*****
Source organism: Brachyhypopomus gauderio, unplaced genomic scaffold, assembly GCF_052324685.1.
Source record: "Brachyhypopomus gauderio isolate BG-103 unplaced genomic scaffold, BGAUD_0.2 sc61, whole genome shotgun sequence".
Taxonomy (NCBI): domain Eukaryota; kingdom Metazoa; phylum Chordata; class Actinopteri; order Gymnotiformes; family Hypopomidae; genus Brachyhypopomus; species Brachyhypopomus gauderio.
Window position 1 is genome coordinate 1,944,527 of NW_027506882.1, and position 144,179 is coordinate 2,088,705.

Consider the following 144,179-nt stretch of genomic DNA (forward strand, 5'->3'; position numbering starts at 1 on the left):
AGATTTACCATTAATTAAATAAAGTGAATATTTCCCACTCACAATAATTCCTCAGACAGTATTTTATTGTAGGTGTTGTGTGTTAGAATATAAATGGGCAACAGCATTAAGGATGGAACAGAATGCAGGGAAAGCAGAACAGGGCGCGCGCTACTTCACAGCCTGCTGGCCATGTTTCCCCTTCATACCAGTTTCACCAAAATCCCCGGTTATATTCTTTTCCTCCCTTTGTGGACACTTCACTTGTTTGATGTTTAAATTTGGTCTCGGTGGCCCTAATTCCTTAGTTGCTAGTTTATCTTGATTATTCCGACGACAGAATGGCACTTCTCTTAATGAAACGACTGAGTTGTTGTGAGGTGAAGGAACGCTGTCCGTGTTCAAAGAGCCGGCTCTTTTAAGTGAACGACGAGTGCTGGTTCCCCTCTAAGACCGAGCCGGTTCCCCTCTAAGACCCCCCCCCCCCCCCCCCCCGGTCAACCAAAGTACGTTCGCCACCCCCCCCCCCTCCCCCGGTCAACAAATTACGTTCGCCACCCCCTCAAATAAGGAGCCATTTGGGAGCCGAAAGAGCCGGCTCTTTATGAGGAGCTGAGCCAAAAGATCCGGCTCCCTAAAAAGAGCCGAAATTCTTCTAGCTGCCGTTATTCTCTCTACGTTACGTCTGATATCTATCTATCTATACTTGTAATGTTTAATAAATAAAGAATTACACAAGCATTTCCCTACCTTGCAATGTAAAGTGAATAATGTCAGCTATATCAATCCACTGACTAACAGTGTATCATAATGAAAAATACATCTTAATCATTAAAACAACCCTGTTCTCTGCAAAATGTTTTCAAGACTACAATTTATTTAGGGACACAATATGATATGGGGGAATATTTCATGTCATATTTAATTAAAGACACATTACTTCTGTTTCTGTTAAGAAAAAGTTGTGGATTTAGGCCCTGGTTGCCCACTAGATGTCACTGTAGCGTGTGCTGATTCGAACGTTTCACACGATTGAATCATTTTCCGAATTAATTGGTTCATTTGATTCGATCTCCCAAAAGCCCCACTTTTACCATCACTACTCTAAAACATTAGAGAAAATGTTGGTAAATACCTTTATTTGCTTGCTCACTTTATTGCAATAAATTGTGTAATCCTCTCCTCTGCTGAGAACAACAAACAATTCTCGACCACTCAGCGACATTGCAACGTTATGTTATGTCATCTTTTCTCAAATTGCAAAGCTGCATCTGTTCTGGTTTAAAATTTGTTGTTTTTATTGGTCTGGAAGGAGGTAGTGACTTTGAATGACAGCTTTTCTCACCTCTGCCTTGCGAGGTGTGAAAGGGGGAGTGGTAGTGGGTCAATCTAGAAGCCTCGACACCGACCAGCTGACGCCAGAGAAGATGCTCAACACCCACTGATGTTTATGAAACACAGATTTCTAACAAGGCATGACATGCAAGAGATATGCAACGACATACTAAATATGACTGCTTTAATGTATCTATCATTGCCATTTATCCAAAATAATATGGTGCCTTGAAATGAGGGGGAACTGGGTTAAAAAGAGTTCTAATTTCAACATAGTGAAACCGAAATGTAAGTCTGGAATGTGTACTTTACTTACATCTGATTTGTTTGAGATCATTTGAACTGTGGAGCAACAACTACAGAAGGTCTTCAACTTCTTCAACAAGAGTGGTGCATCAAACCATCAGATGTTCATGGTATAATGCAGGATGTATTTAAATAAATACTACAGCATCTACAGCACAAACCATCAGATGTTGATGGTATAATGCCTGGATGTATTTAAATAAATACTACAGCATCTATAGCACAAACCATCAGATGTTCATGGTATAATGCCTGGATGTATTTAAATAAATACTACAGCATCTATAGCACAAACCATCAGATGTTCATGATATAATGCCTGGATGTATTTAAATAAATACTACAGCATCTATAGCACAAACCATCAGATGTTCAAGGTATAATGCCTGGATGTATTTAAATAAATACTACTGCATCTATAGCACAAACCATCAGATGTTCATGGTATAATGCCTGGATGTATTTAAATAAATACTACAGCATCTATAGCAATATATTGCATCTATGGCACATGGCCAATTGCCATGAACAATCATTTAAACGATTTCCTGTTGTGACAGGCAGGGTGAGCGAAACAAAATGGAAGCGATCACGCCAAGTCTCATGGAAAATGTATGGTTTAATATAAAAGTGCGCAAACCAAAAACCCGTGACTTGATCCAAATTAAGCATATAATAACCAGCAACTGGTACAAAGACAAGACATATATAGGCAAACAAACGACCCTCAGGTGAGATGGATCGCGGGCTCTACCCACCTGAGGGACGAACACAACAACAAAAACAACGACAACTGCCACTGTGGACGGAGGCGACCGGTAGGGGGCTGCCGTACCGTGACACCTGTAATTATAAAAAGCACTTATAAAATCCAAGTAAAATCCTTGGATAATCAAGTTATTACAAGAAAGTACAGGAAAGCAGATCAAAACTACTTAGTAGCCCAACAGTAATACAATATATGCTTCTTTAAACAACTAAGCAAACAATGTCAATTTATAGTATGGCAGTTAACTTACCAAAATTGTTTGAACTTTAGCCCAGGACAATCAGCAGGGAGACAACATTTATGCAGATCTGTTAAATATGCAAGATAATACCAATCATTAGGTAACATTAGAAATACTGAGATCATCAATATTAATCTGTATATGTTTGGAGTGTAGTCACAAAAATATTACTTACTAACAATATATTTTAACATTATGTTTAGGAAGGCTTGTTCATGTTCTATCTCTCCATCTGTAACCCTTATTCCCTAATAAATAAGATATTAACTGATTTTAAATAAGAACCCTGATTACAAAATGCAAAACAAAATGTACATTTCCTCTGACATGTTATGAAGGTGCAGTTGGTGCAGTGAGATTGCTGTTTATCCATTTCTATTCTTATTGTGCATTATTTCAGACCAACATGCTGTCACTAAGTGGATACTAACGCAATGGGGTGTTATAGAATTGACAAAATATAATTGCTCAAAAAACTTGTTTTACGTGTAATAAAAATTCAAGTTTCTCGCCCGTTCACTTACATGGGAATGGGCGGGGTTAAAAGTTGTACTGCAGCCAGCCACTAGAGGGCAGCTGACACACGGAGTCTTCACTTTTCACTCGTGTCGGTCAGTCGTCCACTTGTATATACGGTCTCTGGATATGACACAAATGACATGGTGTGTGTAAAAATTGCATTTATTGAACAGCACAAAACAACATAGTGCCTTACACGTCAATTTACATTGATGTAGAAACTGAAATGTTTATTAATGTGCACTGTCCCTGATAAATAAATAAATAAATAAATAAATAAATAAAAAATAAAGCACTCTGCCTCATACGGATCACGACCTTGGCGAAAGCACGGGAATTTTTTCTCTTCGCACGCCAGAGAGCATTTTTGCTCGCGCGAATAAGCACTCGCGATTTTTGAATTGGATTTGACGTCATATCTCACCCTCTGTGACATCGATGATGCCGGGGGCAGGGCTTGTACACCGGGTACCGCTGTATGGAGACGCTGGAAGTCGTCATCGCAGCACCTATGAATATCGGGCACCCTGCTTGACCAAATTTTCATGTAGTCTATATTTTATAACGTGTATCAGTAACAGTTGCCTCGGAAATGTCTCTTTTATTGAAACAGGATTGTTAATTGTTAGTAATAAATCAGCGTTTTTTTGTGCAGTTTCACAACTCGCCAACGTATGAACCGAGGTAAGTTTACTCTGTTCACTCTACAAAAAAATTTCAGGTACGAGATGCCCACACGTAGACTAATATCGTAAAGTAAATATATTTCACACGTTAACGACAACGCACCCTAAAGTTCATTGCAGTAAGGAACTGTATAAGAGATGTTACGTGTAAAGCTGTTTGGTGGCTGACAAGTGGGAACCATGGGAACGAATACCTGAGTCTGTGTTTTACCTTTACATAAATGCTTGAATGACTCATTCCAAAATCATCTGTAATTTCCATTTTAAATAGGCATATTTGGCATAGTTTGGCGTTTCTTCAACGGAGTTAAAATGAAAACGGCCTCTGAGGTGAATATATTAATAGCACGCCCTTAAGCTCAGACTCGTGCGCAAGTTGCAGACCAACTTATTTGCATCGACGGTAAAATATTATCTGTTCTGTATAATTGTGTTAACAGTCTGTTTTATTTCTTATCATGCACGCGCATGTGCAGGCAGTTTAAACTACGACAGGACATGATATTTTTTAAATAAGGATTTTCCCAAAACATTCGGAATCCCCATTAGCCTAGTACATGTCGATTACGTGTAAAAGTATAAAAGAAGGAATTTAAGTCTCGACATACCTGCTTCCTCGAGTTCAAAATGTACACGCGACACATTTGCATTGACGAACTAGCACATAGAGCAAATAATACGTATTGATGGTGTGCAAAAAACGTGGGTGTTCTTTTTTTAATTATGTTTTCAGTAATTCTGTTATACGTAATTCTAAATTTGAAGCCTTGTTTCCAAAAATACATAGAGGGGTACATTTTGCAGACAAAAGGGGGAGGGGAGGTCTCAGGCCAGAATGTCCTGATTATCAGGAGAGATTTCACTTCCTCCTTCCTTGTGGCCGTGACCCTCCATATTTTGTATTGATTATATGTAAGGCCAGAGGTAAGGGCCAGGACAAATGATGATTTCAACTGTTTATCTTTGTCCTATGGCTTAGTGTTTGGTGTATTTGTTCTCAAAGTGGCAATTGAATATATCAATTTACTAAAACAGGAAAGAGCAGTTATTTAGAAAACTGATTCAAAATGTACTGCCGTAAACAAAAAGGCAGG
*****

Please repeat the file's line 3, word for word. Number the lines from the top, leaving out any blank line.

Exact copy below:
Taxonomy (NCBI): domain Eukaryota; kingdom Metazoa; phylum Chordata; class Actinopteri; order Gymnotiformes; family Hypopomidae; genus Brachyhypopomus; species Brachyhypopomus gauderio.